Sunday, July 05, 2009

Movies I love, and why (#1)

I'm proving terrible at consistently blogging. I think part of the problem is one I share with my daughter - if I fire up the text editor to write something, I want to write something worth reading. To me, that means writing thoughtfully, and well, on a meaningful topic. In other words, I have to voluntarily do the sort of thing that was a dreaded assignment to most of you back in your school days.

I don't mind much - it wasn't nearly as hard for me in my school days, and it's not a crushing load now - but it is still labor, and I have things crowding out my time these days. So when I sit down to the keyboard and think, "maybe I'll write a blog post", another part of my brain says, "no, you've another responsibility you should discharge first." So blog posting keeps getting put off.

This despite ideas for posts that keep flitting through my mind. Thoughts on current events, thoughts on things I read, thoughts on life in general, all act like sparks on the tinder of my mind, generating flares of thought that make me think, "I should write a few paragraphs about that!" I even keep a list of potential post topics, because more than once I've found myself getting home from a lengthy drive (or whatever) and realizing that I'd clean forgotten the superb topic that had occurred to me. But because of the aforementioned factors, few of these superb ideas see the light of day.

So I'm going to try something my daughter is trying: lowering my standards a bit. I'll try to rein in the perfectionism, and sit on the urge to turn every post into a masterpiece. I'll try jotting less deeply, more often, and we'll see how that works. One of my bright ideas for generating posts is to write about movies that I like that nobody who knows me would think I'd like, so I think I'll start with that.

I remember reading somewhere that there is really only one story in all human history - the heroic tale of the Redeemer and the redemption He brings. All other human stories are extractions from, or portions of, the Great Story. (I could swear I read this somewhere in Neuhaus' Death on a Friday Afternoon, but I haven't been able to find the reference.) I find this statement compelling, and since hearing it tend to view stories through this lens. When I read a book or see a movie, I tend to ask, "What part of the Great Story does this convey?"

However, even with such an outlook, those who know me might find it unusual that one of the movies I really enjoy is Man on Fire, starring Denzel Washington and Dakota Fanning. From the trailers and marketing, one gets the impression it is nothing more than another blow-'em-up, shoot-'em-up vengeance flick of the type I typically avoid. And though it has its share of shooting and explosions, the reason this movie appeals to me is that the story is much more subtle and complex than mere "action".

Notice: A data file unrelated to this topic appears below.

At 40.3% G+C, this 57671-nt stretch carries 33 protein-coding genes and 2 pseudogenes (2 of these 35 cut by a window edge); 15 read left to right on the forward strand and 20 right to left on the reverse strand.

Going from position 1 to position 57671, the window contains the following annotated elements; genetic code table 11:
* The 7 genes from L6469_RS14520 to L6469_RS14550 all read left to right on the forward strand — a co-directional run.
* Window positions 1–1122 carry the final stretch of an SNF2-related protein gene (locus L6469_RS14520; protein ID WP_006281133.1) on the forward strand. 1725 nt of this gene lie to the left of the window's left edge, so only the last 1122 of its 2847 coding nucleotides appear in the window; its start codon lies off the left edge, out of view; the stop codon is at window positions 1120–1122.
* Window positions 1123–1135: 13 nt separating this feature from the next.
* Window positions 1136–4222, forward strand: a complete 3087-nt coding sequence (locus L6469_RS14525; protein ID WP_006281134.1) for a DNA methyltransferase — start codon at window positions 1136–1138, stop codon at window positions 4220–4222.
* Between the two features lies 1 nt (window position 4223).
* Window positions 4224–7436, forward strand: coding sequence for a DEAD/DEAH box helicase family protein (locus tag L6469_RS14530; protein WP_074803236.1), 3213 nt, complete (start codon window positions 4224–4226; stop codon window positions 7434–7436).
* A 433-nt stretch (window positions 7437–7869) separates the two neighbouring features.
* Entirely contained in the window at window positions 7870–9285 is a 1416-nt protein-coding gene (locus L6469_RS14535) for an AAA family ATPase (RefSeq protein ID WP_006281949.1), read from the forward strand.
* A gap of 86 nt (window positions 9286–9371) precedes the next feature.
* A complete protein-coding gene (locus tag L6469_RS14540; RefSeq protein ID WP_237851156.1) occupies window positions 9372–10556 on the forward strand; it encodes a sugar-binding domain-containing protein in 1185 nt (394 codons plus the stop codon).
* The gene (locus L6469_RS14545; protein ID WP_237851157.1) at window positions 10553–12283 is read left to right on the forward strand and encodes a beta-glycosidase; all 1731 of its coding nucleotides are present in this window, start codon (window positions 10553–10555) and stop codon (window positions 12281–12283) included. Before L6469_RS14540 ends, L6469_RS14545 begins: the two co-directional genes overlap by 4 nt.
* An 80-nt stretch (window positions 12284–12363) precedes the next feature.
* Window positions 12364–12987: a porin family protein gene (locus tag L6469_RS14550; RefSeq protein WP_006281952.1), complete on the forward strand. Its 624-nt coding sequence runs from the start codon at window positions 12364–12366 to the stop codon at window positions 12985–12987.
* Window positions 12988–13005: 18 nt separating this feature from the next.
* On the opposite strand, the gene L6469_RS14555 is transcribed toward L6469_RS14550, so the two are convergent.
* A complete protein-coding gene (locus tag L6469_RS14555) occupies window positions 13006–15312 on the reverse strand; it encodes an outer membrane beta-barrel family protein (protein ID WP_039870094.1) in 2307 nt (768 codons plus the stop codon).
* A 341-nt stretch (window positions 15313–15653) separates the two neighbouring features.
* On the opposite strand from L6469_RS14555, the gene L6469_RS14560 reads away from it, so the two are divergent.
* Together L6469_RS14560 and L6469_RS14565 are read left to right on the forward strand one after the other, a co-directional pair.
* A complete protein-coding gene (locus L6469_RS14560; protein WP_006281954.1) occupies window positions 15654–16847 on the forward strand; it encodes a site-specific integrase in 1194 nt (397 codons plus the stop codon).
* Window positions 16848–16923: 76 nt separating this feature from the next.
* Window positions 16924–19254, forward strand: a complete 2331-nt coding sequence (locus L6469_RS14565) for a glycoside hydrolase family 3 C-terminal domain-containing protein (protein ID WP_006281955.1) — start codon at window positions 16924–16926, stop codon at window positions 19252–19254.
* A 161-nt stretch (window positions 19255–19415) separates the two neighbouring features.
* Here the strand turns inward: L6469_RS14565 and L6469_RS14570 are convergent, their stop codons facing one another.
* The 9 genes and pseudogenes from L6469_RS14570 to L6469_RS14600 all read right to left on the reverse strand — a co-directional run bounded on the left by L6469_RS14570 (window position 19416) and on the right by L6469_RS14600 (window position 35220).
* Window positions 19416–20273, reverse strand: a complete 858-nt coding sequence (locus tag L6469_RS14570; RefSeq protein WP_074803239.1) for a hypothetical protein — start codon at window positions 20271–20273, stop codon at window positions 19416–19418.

To a lover of the raw vengeance flick, the film gets off to a very slow start. A morose, depressed, and introspective agent named John Creasy (Washington) can't escape either his horrible memories or the bottle. A well-meaning friend gets him a job as a bodyguard for the daughter of a wealthy Mexican family. This duty seems about equal to his current abilities, but his perky, vivacious charge Pita (Fanning) won't let him curl up within his responsibilities. With trust and charm she draws him out of himself until he is once again reengaged with life.

Then happens the very thing Creasy was hired to prevent: Pita is kidnapped. Creasy nearly gets himself killed trying to prevent it, and does some killing of his own, but is left for dead as the girl is swept away. While he lies in a hospital bed, things go very wrong with the ransom. A brutal kidnapping ring, dark family secrets, crooked cops, and crooked lawyers all collide in a terrible mess that apparently gets Pita killed by the kidnappers because of a botched ransom drop. By the time Creasy is well enough to stand, it's all over.

Then he decides to "do what I do best" - visit destruction on those who destroyed little Pita. A bit more of his murky past comes into focus: he had been a counterinsurgency agent around the globe, and as his friend and onetime coworker puts it, "Creasy's art is death - and he's about to paint his masterpiece." And paint it he does, with laser focus and unflinching determination. He takes on a powerful circle of corrupt police officials, ferrets out the dirty secret of Pita's father, and hunts down those who run the brutal kidnapping ring that took Pita and so many others. I won't tell the final ending, except to say that it involves Creasy making a final and heroic sacrifice.

So what about such a film could reflect part of the Great Story? To me, Creasy's single minded determination to repay everyone who profited from Pita's kidnapping reminded me of the ultimate Judgment of God. The criminals, their hands red with the blood of their victims, are themselves brought to judgment. One man tries to intimidate Creasy with his connections to the powerful. That earns a calm and brutal response which makes clear that his connections are useless against this judge. Another tries to wheedle, yet another promises favors, another offers bribes. They all fall, because they are all out of their reckoning. None of what they offer carries any weight with Creasy, who is trying to extract justice for the murder of the little girl he loved. It is grimly gratifying to see this justice roll on, unstoppable as a tidal wave, sweeping before it every barrier until the ultimate perpetrators are brought to the light.

For me, it is helpful to be reminded that a day like this will come for the world as well. In this day we struggle with injustice on all sides, and the powerful oppressing and destroying the weak. We struggle against it as best we can, but seem to have little effect. Part of our burden as God's people is to bear, and struggle, and pray, but at times it seems like the injustice is too great.

But we've been promised the day will come when the Just Judge will come, and visit on all of us that which we deserve. There will be those who try to impress, or wheedle, or bribe - but nothing will avail. The consequences of their sin will be visited upon them, unrelentingly, implacably, and there will be no escape. Injustice will end because Christ will put an end to the unjust.

I think this is what makes Man on Fire so gratifying for me despite the violent and brutal parts - it is a distant, murky glimpse of the ultimate justice that we will one day see. After all, the injustice of the world is violent and brutal, and the Scriptural descriptions of the Day of the Lord are no less so. May that day be hastened, that the innocent may no longer suffer death and oppression at the hands of the powerful and uncaring.